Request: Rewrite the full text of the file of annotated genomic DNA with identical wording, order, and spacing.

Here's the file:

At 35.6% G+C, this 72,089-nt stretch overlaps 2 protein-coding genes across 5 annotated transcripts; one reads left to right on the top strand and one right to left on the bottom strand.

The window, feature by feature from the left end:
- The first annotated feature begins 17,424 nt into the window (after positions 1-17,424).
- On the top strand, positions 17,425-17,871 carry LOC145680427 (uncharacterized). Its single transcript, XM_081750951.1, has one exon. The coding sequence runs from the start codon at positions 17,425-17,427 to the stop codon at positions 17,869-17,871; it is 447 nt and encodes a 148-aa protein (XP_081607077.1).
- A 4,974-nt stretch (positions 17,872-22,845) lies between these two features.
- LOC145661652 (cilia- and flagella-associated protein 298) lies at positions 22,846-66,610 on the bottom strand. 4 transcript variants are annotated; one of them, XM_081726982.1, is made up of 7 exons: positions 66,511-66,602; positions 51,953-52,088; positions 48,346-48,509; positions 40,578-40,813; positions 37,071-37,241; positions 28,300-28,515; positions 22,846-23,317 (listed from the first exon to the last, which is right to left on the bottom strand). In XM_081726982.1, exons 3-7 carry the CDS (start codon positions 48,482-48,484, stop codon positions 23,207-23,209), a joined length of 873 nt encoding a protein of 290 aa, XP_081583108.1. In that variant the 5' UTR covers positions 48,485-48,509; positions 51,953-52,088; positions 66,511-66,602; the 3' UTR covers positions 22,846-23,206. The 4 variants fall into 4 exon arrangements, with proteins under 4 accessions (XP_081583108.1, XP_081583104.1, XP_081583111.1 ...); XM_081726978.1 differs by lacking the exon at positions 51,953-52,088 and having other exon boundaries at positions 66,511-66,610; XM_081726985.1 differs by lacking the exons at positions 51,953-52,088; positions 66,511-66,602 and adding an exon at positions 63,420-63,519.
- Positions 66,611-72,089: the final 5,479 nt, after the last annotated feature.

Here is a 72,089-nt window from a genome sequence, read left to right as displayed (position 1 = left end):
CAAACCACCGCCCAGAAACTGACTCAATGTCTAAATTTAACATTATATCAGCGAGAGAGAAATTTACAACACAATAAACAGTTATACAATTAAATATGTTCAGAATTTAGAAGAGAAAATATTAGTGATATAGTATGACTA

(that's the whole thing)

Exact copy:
At 35.6% G+C, this 72,089-nt stretch overlaps 2 protein-coding genes across 5 annotated transcripts; one reads left to right on the top strand and one right to left on the bottom strand.

The window, feature by feature from the left end:
- The first annotated feature begins 17,424 nt into the window (after positions 1-17,424).
- On the top strand, positions 17,425-17,871 carry LOC145680427 (uncharacterized). Its single transcript, XM_081750951.1, has one exon. The coding sequence runs from the start codon at positions 17,425-17,427 to the stop codon at positions 17,869-17,871; it is 447 nt and encodes a 148-aa protein (XP_081607077.1).
- A 4,974-nt stretch (positions 17,872-22,845) lies between these two features.
- LOC145661652 (cilia- and flagella-associated protein 298) lies at positions 22,846-66,610 on the bottom strand. 4 transcript variants are annotated; one of them, XM_081726982.1, is made up of 7 exons: positions 66,511-66,602; positions 51,953-52,088; positions 48,346-48,509; positions 40,578-40,813; positions 37,071-37,241; positions 28,300-28,515; positions 22,846-23,317 (listed from the first exon to the last, which is right to left on the bottom strand). In XM_081726982.1, exons 3-7 carry the CDS (start codon positions 48,482-48,484, stop codon positions 23,207-23,209), a joined length of 873 nt encoding a protein of 290 aa, XP_081583108.1. In that variant the 5' UTR covers positions 48,485-48,509; positions 51,953-52,088; positions 66,511-66,602; the 3' UTR covers positions 22,846-23,206. The 4 variants fall into 4 exon arrangements, with proteins under 4 accessions (XP_081583108.1, XP_081583104.1, XP_081583111.1 ...); XM_081726978.1 differs by lacking the exon at positions 51,953-52,088 and having other exon boundaries at positions 66,511-66,610; XM_081726985.1 differs by lacking the exons at positions 51,953-52,088; positions 66,511-66,602 and adding an exon at positions 63,420-63,519.
- Positions 66,611-72,089: the final 5,479 nt, after the last annotated feature.

Here is a 72,089-nt window from a genome sequence, read left to right as displayed (position 1 = left end):
CAAACCACCGCCCAGAAACTGACTCAATGTCTAAATTTAACATTATATCAGCGAGAGAGAAATTTACAACACAATAAACAGTTATACAATTAAATATGTTCAGAATTTAGAAGAGAAAATATTAGTGATATAGTATGACTA